It’s a tale as old as time with songs as old as rhyme. Meaning this is probably not the last interpretation of the story we’re getting in the next century or so. This is just a warmup. The latest live-action Disney remake, this romantic musical fantasy was released around the world on March 17th, 2017, going on to gross over $1.2 billion at the box office. It likely would have made more had it not been for a certain controversy that we’ll discuss in a little bit. Initially, the studio had planned an adaptation of the Broadway musical from 1994, which never made it past development hell. However, in the wake of other successful remakes such as Cinderella and The Jungle Book, a plan was put together. Twilight: Breaking Dawn director Bill Condon signed on and the whole cast was announced, making this dream become a reality. Emma Watson stars as Belle, a beautiful young woman who is ridiculed in her small French village for reading. After rejecting the egotistical hunter Gaston, she discovers that her father has been captured in a decrepit castle, hosted by a mysterious Beast. She offers to take her father’s place and begins a strange and unexpected relationship with the Beast. The word that has been tossed around the most in regards to this movie is “unnecessary.” An unnecessary remake, an unnecessary movie, an unnecessary cash grab by Disney. I don’t entirely disagree with this sentiment, as it is extremely (almost detrimentally) faithful to the 1991 animation classic. But last year’s remake of The Magnificent Seven wasn’t really necessary, and yet I still really enjoyed that one. And it’s the same case here. Did Disney have to do a live-action remake of Beauty and the Beast? Absolutely not. But even so, Bill Condon did a fine job of reimagining this timeless story for a new generation. Like I said, this movie caused some pre-release controversy, but not because of its existence. It was because LeFou, Gaston’s plump sidekick played wonderfully by Josh Gad, was revealed to be gay. This was a landmark for Disney as their first homosexual character, but caused quite a stir in certain countries and theaters. The film was banned in Kuwait and Malaysia, was refused by a theater in Alabama, and received a very strict rating in Russia. Here was my reaction to the revelation: How could we have ever assumed that LeFou was straight in the animation? His mere behavior and the “gay moment” talked about by many pundits were very natural to the story. Emma Watson plays Belle very nicely but is nothing worth putting in the record books as an all-time great performance. Her beauty matches her character (whose name literally translates in French as “beautiful”) and her compassion is very much present. Dan Stevens, who has proven himself in the excellent thriller The Guest and Marvel’s Legion, is especially good as the Beast. He gives off a charm and wit that seemed missing the first time around. The supporting cast is filled out by a mass of big names, some of whom sing better than others. Kevin Kline plays Belle’s eccentric father, Ewan McGregor is delightful as a dancing candlelight Luminere, Sir Ian McKellen sounds Gandalf as the clock Cogsworth, Emma Thompson is warm as the teapot Mrs. Pots, while Stanley Tucci, Gugu Mbatha-Raw, Nathan Mack, and Audra McDonald play the rest of the lively house utensils. But the obvious show-stealer here is Luke Evans as Gaston, the handsome and cocky villain of the town. Seemingly born to play the role, he is so delightful and fun to watch, despite his character’s despicable nature. He absolutely looks like he is having the time of his life playing this guy up, and that energy really seeps off the screen. Whenever he was singing or riling the villagers up, I wanted to get up and dance with him at his side. Meanwhile, on the technical side of things, Disney spared not a dime of its $160 million budget. Beautiful, wide shots of the setting by Tobias A. Schliessler give it this certain feeling of being whimsical, as the story should be. It also brings out the amazing use of bright colors in otherwise drab-looking environments. Costume and production design is also gorgeous. Even when some of the CGI for the Beast or his servants isn’t very convincing, the sets and clothes of our characters are a joy to look at. The famous dance scene between Belle and the Beast was recreated to perfection here, and the design of her dress and his suit made it even more appealing to see. Alan Menken returns to compose the musical score not just for this movie but for his 11th collaboration with the studio. Virtually all of the songs from the original are present, but a few new ones have been added. Of particular note is the number “Evermore” sung by Stevens. I felt it added more depth to the Beast’s feelings for Belle and his struggles with accepting those in his hollow life. It’s possibly a contender for Best Original Song this February. Aside from that, most of the new songs are kind of flat. Even though it ultimately falls too far back on the original film, Beauty and the Beast is a lovely adventure for all ages to appreciate. Its lessons are conveyed the only way a Disney film can do it, with great characters and music to boot. If you just want a movie to watch with your whole family on a night in that’s relatively lightweight, it’s available on Netflix right now. Give it a chance.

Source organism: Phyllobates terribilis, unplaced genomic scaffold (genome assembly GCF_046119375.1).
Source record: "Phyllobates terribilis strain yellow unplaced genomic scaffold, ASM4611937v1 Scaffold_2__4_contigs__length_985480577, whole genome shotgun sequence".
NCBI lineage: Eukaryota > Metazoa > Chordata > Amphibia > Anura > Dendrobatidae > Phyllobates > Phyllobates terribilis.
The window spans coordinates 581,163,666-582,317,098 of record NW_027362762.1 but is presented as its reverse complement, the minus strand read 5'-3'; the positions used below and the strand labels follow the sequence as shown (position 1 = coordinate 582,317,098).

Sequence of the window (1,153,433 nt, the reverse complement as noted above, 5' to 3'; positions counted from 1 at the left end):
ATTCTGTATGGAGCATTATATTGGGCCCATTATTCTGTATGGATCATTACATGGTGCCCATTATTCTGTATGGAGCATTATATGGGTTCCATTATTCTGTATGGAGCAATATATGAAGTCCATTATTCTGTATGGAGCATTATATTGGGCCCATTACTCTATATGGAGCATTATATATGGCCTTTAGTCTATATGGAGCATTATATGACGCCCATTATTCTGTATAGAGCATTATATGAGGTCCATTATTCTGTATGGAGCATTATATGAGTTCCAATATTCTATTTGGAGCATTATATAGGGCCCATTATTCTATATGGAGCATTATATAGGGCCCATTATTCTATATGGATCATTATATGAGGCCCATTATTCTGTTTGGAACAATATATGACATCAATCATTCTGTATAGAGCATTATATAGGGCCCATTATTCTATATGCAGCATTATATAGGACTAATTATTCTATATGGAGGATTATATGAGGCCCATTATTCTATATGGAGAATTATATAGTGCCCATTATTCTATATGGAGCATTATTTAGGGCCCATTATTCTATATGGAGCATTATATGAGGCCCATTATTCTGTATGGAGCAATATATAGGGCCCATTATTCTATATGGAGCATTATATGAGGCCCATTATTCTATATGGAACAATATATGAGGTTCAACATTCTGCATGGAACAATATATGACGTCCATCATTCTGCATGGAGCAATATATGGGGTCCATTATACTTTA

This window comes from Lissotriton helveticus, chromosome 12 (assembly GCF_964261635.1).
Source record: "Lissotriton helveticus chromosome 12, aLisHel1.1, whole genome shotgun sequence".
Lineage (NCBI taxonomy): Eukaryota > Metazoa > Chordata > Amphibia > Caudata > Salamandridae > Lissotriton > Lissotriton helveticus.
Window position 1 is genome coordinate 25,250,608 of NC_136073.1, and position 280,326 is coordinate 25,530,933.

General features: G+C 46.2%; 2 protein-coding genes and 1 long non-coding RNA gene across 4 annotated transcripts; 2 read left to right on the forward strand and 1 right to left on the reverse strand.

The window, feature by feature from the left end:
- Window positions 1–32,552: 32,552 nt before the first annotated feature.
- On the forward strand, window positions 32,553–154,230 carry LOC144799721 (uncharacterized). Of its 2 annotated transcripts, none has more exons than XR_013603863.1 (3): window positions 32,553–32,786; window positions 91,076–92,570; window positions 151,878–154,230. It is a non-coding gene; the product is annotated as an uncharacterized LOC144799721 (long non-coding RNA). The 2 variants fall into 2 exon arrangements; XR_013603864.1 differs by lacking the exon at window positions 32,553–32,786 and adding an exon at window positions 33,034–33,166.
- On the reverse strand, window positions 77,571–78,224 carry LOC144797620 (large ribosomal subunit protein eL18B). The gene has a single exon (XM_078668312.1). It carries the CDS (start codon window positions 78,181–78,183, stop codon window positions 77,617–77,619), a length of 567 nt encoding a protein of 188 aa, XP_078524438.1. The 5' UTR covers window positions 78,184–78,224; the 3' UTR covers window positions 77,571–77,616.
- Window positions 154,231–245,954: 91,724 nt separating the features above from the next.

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“Atomic Blonde” Movie Review